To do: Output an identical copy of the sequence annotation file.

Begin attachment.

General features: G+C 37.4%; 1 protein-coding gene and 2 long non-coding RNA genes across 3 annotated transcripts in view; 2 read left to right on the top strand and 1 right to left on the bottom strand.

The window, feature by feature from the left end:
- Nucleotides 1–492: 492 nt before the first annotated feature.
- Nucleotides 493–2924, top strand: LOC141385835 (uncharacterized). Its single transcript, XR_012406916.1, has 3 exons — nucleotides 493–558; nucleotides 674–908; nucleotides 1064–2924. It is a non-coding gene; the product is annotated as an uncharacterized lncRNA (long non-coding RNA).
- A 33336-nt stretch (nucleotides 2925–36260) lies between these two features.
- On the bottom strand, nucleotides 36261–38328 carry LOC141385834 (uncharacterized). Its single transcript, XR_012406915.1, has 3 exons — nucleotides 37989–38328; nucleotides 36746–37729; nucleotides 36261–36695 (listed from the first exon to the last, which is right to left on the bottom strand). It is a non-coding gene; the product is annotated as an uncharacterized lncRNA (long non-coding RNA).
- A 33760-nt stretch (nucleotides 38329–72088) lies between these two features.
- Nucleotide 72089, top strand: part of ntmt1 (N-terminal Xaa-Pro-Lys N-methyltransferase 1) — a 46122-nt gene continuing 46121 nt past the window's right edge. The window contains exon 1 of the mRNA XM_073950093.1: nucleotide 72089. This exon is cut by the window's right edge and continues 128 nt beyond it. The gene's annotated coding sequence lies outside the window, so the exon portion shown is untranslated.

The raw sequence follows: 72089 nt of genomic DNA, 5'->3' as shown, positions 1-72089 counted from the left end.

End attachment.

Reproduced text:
General features: G+C 37.4%; 1 protein-coding gene and 2 long non-coding RNA genes across 3 annotated transcripts in view; 2 read left to right on the top strand and 1 right to left on the bottom strand.

The window, feature by feature from the left end:
- Nucleotides 1–492: 492 nt before the first annotated feature.
- Nucleotides 493–2924, top strand: LOC141385835 (uncharacterized). Its single transcript, XR_012406916.1, has 3 exons — nucleotides 493–558; nucleotides 674–908; nucleotides 1064–2924. It is a non-coding gene; the product is annotated as an uncharacterized lncRNA (long non-coding RNA).
- A 33336-nt stretch (nucleotides 2925–36260) lies between these two features.
- On the bottom strand, nucleotides 36261–38328 carry LOC141385834 (uncharacterized). Its single transcript, XR_012406915.1, has 3 exons — nucleotides 37989–38328; nucleotides 36746–37729; nucleotides 36261–36695 (listed from the first exon to the last, which is right to left on the bottom strand). It is a non-coding gene; the product is annotated as an uncharacterized lncRNA (long non-coding RNA).
- A 33760-nt stretch (nucleotides 38329–72088) lies between these two features.
- Nucleotide 72089, top strand: part of ntmt1 (N-terminal Xaa-Pro-Lys N-methyltransferase 1) — a 46122-nt gene continuing 46121 nt past the window's right edge. The window contains exon 1 of the mRNA XM_073950093.1: nucleotide 72089. This exon is cut by the window's right edge and continues 128 nt beyond it. The gene's annotated coding sequence lies outside the window, so the exon portion shown is untranslated.

The raw sequence follows: 72089 nt of genomic DNA, 5'->3' as shown, positions 1-72089 counted from the left end.